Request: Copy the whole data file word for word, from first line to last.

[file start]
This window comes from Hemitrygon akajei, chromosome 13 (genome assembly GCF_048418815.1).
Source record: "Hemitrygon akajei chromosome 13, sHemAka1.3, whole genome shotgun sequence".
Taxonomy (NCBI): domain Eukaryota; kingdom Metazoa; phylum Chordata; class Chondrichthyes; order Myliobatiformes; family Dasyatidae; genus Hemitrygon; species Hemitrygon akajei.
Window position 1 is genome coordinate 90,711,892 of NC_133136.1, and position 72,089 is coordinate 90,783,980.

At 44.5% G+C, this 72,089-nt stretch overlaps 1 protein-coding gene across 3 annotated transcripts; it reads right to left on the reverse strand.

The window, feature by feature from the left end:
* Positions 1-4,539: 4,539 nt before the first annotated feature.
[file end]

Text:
This window comes from Hemitrygon akajei, chromosome 13 (genome assembly GCF_048418815.1).
Source record: "Hemitrygon akajei chromosome 13, sHemAka1.3, whole genome shotgun sequence".
Taxonomy (NCBI): domain Eukaryota; kingdom Metazoa; phylum Chordata; class Chondrichthyes; order Myliobatiformes; family Dasyatidae; genus Hemitrygon; species Hemitrygon akajei.
Window position 1 is genome coordinate 90,711,892 of NC_133136.1, and position 72,089 is coordinate 90,783,980.

At 44.5% G+C, this 72,089-nt stretch overlaps 1 protein-coding gene across 3 annotated transcripts; it reads right to left on the reverse strand.

The window, feature by feature from the left end:
* Positions 1-4,539: 4,539 nt before the first annotated feature.